Slick has a hard feeling and shows brush strokes while matte, if you do it correctly, has a smooth feeling.   

*Note on acrylic paint: It cracks. It gives the same result as slick but doesn’t last.

Never use water based acrylic paint. Ever. IT DOESN’T WORK.

Get the color right.

8. Paint. Paint AWAY from the seams. NEVER TOWARDS.

Keep going. You might need a few coats of paint.

9. Take the freezer paper off before it dries completely. It’s pretty hard to do this after it dries unless you paint and then forget about it because you were on tumblr for an hour.

Throw the paper away. You can’t use it anymore.  


This is an example of not ironing the freezer paper enough. This is also an example of painting towards the seams opening it and letting paint get through.

It sucks but we gotta live with it. While it’s still wet you can use your fingernail or a knife to scrape off the top layer of paint. It will still show but luckily we have something for that. 

Please if you messed up on a shirt that is not black do NOT touch it. You lose. Good day sir.

Onto the next step!

10. To quickly dry it use a hair dryer. Do that for a little bit. Get all up in its business. Dry that thing.


Now’s a good time to look at yourself in the mirror and admire your luxurious mustache that you put on your mirror. 

Lightly feel if it’s dry.

Yep it’s dry.

11. Now to fix your mistake if you made one. Which I hope you didn’t. It really sucks. For black shirts just simply get a sharpie and color over the mistake. You can also use black paint but why. Just why. MORE paint?!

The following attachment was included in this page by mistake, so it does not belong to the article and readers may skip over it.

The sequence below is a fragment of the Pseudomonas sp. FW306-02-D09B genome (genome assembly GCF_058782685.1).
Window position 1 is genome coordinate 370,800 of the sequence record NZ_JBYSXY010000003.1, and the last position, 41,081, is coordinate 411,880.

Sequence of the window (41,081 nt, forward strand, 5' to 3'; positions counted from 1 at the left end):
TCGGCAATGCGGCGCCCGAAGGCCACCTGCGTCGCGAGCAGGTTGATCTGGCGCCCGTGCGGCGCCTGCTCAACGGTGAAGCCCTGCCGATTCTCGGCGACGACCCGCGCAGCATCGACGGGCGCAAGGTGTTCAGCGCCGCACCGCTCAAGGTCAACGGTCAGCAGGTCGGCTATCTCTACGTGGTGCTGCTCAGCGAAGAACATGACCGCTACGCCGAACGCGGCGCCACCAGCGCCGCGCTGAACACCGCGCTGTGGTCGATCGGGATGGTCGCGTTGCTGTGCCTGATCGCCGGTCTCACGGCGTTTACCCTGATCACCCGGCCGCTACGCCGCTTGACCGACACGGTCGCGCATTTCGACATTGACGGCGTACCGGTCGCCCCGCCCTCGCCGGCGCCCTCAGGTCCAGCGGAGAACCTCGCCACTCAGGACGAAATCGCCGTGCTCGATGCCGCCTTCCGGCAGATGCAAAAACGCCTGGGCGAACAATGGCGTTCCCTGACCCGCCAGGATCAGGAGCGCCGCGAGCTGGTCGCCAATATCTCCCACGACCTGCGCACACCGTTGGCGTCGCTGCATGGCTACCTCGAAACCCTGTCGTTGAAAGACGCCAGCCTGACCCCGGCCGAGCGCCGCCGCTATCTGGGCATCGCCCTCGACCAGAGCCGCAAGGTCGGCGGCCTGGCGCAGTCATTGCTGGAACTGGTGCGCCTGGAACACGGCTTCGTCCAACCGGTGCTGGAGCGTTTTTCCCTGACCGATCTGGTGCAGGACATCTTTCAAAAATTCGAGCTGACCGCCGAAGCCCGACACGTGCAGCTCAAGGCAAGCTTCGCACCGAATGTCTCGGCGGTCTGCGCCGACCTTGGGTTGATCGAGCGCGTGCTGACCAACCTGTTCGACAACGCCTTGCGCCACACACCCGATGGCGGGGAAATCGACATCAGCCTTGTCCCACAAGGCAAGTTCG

Looks alright to me!

I couldn’t find the right sort of fabric for the Monk’s bodice and shorts, so I decided to buy a grey knit and paint the checkered design on.  Last week, I did an experiment with fabric paint and acrylic paint.  The reason was I didn’t like the fabric paint selection in the store.  They didn’t have the right shade of red (it was more of a pink really), but when I went to the acrylics section, there were so many shades to choose from!

I started out by blocking out parts of my fabric with masking tape (using it for actual masking of things for once).  Then I dabbed the paint on with a sponge.  Be careful not to use too much side to side action when applying the paint because it might get under the tape.  Once the paint is dry, remove the tape.

As you can see, plain acrylic paint on a knit fabric does not work too well.  It doesn’t stretch with the fabric, it’s too stiff, and little bits of paint flake off.  The solution?  Fabric paint medium!  This stuff is pretty awesome.  You just mix it with the acrylic paint of your choice and yay instant fabric paint!  It improves how much the paint adheres to fabric, flexibility, and how much it stretches.  Additionally, it doesn’t appear to alter the color at all.  The only downside is the fabric medium tends to water down the acrylic a bit, so you might need to apply more than one coat.  So yeah, next time you can’t find fabric paint in the color you want, just make your own :-)


Fabric Painting Tutorial

HELP! question about fabric paint

does anyone have any recommendations for fabric/clothing paint that will not feel stiff when dry? i would like to paint on shirts but i’m worried that it won’t feel soft or translate properly.  any recommendations are so appreciated!



EDIT: thank you for all of the suggestions!